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The word "see" fits in semantically with your example: I would really like to see what you have to say about X. This has a nice two-fold meaning, as Cambridge dictionary includes a meaning of "to understand" under the entry for "see": [transitive verb]: to understand, know, or realize and you would also literally use your eyes to see (read) the ...


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Writing encompasses the larger image, and typing is merely one of the activities involved. Writing includes planning, drafting, own proofreading and editing - while typing doesn't imply creative activity. You may be typing columns of numbers into a spreadsheet, or typing the text your boss is dictating, and it doesn't constitute writing. And contrarily, you ...


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Some alternatives are learn, find out, or know, for instance: I would really like to find out what you think about X. I like these because they work in any medium (speech, text, etc.). If it's a context where a direct question is acceptable, you could also just say: What do you think about X? (P.S. I'm very new around here, so please be patient ...


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You ask: Is there a style guide (preferably for Australia or the UK) that addresses this? Or is it just an overlook on Word's part? Consider the (Australian) Monash University style guide on Dashes (dots inserted here primarily for formatting): At Monash, we use en dashes ( – ) rather than em dashes (—). ... En dashes within sentences have one ...


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I will quote sections from the Chicago Manual of Style (13th edition). This is an American source. Em dash (—) is used: for a break in thought (§ 5.83) for an element added to give emphasis or explanation (§ 5.84) for a defining or enumerating complementary element (“He could forgive every insult but the last—the snub by his ...


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Scope and Summary The question concerns the punctuation ‘rules’ for insertion of spaces at the either sides of em-dashes, and in particular whether adjacent quotation marks influence this. Australian or British usage is requested. Valid criticism of my initial answer provoked me to survey the different typographic styles of dashes employed as pauses in ...


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I would really like to know what you have to say about X. Do I even dare define that. You know when you see it. You know when you hear it. You know when you touch it.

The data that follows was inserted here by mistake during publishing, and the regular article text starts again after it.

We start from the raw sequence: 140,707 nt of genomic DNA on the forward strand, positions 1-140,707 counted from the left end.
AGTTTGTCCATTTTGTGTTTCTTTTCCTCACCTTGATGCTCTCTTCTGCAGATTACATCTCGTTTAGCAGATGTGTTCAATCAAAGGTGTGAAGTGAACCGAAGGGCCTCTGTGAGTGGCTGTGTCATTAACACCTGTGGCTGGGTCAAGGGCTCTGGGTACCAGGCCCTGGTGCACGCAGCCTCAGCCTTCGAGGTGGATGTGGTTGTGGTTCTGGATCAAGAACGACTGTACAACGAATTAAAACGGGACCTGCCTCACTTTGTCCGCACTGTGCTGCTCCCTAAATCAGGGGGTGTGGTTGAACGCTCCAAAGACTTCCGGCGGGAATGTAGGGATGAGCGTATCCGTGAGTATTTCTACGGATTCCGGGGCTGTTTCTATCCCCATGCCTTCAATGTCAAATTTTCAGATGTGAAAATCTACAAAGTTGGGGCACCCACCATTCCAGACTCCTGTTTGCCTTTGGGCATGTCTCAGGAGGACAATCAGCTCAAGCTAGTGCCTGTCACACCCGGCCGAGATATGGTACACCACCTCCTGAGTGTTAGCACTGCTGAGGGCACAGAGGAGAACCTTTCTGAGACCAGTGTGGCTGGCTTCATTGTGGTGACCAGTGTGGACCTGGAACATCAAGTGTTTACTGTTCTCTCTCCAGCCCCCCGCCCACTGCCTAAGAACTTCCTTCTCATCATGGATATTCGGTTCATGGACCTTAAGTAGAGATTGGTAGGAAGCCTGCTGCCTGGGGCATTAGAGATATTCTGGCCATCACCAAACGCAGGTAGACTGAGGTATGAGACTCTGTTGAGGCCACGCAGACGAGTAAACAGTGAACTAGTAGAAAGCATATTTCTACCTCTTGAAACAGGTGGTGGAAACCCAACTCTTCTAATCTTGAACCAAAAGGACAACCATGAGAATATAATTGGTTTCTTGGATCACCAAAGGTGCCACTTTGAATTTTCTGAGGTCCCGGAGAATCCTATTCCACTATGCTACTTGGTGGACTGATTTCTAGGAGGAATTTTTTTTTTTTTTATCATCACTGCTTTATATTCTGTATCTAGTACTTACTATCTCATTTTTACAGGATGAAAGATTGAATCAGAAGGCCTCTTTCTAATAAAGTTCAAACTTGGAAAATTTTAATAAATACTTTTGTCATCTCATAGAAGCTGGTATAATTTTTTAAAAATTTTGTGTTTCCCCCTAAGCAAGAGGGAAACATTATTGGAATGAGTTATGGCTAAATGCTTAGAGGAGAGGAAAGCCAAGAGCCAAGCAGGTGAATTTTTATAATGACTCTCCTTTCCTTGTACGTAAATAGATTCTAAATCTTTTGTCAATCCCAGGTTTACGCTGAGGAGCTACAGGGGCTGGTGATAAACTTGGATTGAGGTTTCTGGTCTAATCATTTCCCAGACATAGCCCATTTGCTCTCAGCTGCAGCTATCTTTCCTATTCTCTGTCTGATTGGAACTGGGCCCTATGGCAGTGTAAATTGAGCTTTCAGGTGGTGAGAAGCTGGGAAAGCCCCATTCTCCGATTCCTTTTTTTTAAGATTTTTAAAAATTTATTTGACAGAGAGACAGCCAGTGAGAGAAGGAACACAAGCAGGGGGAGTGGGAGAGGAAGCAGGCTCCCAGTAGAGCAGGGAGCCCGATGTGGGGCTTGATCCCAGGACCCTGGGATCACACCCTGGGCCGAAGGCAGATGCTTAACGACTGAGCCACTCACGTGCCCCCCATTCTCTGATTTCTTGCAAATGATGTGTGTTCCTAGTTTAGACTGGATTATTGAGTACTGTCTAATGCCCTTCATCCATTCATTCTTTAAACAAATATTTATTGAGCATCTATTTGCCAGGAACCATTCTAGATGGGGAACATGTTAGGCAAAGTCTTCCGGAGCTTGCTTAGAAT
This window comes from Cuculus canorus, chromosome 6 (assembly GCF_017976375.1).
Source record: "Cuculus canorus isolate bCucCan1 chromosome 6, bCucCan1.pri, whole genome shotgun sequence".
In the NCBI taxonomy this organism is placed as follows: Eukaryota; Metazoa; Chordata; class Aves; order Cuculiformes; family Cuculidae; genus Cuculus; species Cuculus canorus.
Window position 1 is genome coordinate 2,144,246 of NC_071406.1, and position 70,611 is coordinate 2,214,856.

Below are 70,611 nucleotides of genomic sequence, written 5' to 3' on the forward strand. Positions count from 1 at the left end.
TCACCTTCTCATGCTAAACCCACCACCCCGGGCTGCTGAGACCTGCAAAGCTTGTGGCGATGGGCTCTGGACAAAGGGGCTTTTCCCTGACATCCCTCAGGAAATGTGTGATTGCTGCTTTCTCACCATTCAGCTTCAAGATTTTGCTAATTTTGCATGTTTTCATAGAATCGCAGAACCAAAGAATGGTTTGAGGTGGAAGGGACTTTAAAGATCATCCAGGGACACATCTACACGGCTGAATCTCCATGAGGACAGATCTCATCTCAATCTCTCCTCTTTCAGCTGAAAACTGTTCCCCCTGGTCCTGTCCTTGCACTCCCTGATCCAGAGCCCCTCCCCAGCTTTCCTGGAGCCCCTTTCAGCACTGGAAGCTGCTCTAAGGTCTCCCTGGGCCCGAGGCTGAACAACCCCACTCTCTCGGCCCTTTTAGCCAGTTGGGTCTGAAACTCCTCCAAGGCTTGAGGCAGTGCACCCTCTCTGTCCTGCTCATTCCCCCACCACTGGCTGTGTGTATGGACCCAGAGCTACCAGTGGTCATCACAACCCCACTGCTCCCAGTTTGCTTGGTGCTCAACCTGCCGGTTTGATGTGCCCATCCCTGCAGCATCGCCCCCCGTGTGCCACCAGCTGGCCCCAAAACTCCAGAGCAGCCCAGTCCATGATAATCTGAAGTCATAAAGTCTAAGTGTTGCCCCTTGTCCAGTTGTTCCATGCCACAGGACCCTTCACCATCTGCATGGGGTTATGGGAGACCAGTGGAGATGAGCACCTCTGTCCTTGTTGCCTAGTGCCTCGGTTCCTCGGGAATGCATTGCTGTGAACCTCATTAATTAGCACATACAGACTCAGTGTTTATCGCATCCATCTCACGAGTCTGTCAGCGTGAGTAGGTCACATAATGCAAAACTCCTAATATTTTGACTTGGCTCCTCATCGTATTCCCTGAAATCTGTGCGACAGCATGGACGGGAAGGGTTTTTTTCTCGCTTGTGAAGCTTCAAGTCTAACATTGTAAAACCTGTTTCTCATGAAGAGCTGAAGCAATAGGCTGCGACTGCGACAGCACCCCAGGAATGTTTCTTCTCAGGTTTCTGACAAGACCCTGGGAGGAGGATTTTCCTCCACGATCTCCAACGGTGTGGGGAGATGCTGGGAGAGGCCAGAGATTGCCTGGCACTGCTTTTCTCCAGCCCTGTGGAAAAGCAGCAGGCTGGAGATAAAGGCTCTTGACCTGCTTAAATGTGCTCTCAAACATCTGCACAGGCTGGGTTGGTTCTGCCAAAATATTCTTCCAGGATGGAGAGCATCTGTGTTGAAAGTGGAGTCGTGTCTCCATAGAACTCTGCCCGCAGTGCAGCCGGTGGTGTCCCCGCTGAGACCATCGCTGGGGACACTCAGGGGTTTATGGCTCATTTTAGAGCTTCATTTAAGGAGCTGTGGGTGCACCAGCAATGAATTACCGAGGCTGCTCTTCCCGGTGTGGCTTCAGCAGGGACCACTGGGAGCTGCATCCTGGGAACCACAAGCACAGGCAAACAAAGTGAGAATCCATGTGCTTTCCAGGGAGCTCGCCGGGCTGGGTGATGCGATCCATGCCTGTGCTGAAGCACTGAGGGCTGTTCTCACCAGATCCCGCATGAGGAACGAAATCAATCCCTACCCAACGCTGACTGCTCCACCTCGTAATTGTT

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The English verb write has three* basic meanings: to draw the shape of letters to record words using written (as opposed to spoken or sign) language to compose a text The second meaning encompasses writing by hand, typing into a computer, as well as writing words using the exhaust fumes of an airplane. The third meaning encompasses thinking about what ...


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Try this: Here I sit in my room in a house that is all mine and only mine.


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Sorry if this is a bad answer since I'm new here, I personally think that it's how much emphasis you put onto it, if it's like shouting like in AAAAAAAAAAAlllen! it would be like that, but if it's something like Ch-ch-ch-ch-ch , it would have lowercase letters. I don't really have any references though, just my opinion. Here's the difference between one ...


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You can write: I would really like to learn what you have to say about X. It is a little more formal and has the connotation of getting actually new information on a subject matter and not just an opinion.


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Honestly, most of English grammar is subjective. The choice to put a definition in parenthesis is perfectly valid - at most it is a stylistic choice. Despite this, it is generally more widely accepted to offset a definition using an appositive phrase than to awkwardly integrate it into a sentence using parenthesis.


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Generally I would have said no, but I’ve noticed that the extensive use of ellipses was a distinctive feature of middlebrow historian Bruce Catton’s work. See, for example, page 26 of this best-seller of the 1950s, where he begins a paragraph(!) with them. So maybe I would say, use them, if you have a distinctive narrative style.


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Thanks for this question. I sometimes wonder and would sometimes want reliable references for some language styles. I saw an article Possessive with Two Nouns which says-- "The possessive case can be confusing, especially when two nouns are doing the possessing. Fortunately, The Chicago Manual of Style sheds light on this conundrum. [emphasis mine] ...



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